Notes: Illini defense gives Spartans trouble

Notes: Illini defense gives Spartans trouble

CHAMPAIGN — Aggressive defense has become an Illinois trademark in Brad Underwood’s first season. That holds especially true with the type of ball pressure Underwood likes to get on opposing point guards.

Illinois turned that ball pressure into 25 Michigan State turnovers — the most for the Spartans since 2005 — with Cassius Winston and Lourawls “Tum Tum” Nairn Jr. combining for a dozen turnovers between them.

“I felt like we could pressure them,” Underwood said. “I always feel pretty good when the other team is dribbling the ball around 14 or 15 or 16 seconds.”

Michigan State coach Tom Izzo was a bit perplexed by the combination of his team’s ball security issues and the Spartans’ hyper efficiency on essentially any other offensive possession.

“The most turnovers in a decade and the highest field goal percentage. That doesn’t seem to add up,” Izzo said after Michigan State finished the game shooting 68 percent from the field — the best for an opposing team at State Farm Center since Northwestern’s shot just better than 65 percent in 1971.

“I’m hardest on my point guards,” Izzo continued. “Even though Cassius had the eight turnovers, in the first four that he had three of them were a big’s fault. They didn’t come up and pressure release. It was ridiculous what we did, and the point guard looks bad.

“This was a good experience for us. Nobody that I’ve seen that we played this year or last year put as much pressure on as then, yet it hurt them some because of those backdoors.”
***
The flip side of Illinois’ aggressive defensive tact was the number of layups — or dunks — Michigan State on backdoor cuts as the Illini put just as much effort into denying on the wing as they did pressuring the ball. The Spartans finished Monday night’s game with 10 dunks and were 13 of 15 on layups.

Underwood wasn’t overly concerned with Illinois getting beat backdoor.

“For us to pressure and force 25 turnovers, to give up four or five backdoors I’m OK with that,” he said.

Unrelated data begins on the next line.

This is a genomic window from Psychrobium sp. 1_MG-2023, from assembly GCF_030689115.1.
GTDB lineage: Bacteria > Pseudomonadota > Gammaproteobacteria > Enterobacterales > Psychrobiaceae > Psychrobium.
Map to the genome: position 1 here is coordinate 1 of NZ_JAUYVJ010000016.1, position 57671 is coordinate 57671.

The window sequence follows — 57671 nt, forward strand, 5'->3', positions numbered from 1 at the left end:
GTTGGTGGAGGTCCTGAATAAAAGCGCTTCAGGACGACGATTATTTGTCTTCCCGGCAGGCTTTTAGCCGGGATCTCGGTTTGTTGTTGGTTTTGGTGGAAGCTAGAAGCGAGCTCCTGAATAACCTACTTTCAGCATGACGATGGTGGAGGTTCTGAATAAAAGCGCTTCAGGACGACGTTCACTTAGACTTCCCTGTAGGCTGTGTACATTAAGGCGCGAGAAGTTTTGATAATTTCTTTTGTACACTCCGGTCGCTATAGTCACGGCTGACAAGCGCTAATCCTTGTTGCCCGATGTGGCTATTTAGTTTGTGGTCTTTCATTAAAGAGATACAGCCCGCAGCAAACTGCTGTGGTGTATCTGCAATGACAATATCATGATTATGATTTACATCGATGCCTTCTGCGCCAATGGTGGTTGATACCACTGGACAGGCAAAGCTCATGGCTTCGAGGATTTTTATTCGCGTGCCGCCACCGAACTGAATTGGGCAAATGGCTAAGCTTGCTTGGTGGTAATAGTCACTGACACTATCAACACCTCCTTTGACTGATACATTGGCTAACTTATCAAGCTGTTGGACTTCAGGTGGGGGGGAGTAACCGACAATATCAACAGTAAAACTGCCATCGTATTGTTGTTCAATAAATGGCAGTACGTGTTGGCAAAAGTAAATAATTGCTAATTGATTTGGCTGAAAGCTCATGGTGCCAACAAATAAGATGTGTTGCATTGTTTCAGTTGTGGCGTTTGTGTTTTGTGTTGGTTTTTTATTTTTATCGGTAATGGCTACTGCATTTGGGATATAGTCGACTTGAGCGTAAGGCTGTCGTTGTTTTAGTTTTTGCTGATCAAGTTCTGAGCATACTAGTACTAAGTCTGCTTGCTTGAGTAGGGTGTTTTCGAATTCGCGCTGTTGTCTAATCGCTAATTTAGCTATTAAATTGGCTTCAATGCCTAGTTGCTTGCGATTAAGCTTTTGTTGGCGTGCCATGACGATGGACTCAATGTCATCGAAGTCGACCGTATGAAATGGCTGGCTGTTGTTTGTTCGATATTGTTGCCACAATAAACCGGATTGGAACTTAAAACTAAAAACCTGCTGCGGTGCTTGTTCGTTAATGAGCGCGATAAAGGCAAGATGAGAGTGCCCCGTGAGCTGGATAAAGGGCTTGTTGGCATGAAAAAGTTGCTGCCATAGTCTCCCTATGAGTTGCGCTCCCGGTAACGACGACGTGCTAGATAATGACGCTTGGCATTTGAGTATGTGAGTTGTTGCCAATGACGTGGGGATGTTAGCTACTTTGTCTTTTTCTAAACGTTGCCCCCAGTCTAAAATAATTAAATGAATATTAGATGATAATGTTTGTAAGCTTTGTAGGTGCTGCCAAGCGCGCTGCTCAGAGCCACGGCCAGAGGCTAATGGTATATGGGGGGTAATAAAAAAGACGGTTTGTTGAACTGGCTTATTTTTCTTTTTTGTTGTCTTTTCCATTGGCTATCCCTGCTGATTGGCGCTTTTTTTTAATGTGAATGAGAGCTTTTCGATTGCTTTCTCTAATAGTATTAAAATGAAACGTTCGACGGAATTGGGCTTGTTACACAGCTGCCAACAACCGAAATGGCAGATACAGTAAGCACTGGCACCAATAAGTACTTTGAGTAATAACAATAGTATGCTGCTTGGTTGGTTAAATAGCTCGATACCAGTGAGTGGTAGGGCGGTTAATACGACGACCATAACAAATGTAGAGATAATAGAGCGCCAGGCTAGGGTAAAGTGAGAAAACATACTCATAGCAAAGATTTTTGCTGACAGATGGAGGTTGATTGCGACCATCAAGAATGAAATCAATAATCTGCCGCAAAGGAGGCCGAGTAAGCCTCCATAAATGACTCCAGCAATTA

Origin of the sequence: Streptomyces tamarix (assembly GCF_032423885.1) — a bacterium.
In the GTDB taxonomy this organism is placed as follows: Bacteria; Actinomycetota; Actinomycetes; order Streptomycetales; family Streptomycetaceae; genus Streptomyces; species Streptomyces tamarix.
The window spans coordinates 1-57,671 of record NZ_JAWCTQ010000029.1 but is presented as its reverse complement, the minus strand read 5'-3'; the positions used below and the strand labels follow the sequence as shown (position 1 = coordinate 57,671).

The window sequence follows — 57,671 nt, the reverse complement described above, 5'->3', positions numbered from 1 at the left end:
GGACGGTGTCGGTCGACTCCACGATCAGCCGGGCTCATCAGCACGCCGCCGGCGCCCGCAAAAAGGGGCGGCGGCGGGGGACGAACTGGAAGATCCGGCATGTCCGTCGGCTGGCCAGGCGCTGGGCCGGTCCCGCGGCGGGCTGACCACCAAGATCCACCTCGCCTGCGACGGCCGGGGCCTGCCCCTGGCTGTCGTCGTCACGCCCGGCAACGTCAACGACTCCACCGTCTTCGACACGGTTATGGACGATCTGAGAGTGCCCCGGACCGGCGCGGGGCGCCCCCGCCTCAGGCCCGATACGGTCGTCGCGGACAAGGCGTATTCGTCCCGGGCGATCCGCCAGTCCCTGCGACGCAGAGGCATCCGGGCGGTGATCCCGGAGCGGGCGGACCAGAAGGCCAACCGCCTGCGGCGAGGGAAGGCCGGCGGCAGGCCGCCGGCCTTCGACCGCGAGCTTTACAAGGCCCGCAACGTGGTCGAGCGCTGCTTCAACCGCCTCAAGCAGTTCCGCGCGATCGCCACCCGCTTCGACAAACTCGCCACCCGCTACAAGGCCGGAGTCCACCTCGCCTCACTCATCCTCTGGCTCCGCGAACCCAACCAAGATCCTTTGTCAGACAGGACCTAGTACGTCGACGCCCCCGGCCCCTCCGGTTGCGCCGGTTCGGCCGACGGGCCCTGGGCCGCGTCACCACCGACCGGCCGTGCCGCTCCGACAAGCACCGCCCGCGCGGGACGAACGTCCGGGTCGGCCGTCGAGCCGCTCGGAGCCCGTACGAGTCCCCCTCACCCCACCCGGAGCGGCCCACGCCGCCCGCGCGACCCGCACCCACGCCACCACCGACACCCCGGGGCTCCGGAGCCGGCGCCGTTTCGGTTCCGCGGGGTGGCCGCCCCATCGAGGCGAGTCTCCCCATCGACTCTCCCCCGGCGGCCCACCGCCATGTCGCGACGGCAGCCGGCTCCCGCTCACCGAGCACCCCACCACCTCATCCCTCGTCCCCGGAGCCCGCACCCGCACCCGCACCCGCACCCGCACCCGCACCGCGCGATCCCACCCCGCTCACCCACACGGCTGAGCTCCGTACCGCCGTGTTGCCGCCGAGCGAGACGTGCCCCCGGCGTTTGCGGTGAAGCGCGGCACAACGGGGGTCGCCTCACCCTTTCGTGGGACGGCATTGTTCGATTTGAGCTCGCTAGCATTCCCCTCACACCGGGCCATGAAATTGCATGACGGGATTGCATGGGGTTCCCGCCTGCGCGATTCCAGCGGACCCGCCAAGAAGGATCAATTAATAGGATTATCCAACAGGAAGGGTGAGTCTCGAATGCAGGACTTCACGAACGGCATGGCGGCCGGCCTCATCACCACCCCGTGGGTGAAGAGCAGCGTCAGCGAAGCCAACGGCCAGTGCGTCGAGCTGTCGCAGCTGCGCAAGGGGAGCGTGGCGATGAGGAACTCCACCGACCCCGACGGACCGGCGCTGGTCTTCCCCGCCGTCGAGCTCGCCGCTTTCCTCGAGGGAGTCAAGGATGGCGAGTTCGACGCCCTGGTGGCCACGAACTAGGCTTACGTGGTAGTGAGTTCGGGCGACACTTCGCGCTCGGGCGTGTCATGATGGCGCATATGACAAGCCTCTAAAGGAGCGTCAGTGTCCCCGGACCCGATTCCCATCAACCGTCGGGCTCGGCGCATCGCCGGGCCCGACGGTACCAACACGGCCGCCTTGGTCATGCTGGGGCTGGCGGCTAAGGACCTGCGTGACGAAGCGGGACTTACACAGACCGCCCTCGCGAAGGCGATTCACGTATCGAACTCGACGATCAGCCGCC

***
Backdoor cuts, Underwood said, wasn’t what beat Illinois on Monday night. Getting out-rebounded 37-15 played a larger role in falling to the Spartans by 13 points.

Michigan State might have only had nine offensive rebounds, but that number means more when juxtaposed next to the 14 shots the Spartans missed all game. They ultimately rebounded 64 percent of their own misses.

“We’ve got to take more pride in that,” Illinois redshirt sophomore forward Kipper Nichols said about the Illini’s rebounding deficit. “We have to hit bodies when the ball goes up. We’ve got to find a way. We have to hone in on that for sure when we’re playing big teams.”


***
Nichols led Illinois with a career high 27 points. Trent Frazier added 13 points for the Illini, and Leron Black had 12 points on 6 of 10 shooting. They all helped Illinois put together a better performance than Friday’s 25-point loss at Wisconsin.

Nichols said the extra film review Saturday and a players only meeting Sunday helped the team get back on track Monday night.

“We came together, sat down and aired some things out,” Nichols said. “ n any locker room that builds morale, and I think that was good for us. … It didn’t matter if it was Michigan State (on Monday) or whoever. We’ve got to come out and fight. That’s what we’re trying to be about.”
***
Miles Bridges led Michigan State with a game-high 31 points. Jaren Jackson Jr. added 21 points and 11 rebounds and had a pair of highlight reel worthy plays. The Spartans’ 6-foot-11 freshman forward beat Illinois guard Mark Smith off the dribble for a dunk and also went coast to coast by himself for another dunk in traffic.

“The end to end with his left hand was big time,” Izzo said. “Everybody looks at him as just a three-point shooter. He’s far from that. In this game because they pressured him so much he was able to show he can put it on the floor. For a 6-11 guy to do that the way he did it was impressive.”

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Moonpie wrote on January 23, 2018 at 9:01 am

But they still got their fannies paddled.

They are 10-11.

I suppose all that awesome defense that didn't change anything makes this a -- yes, wait for it: moral victory!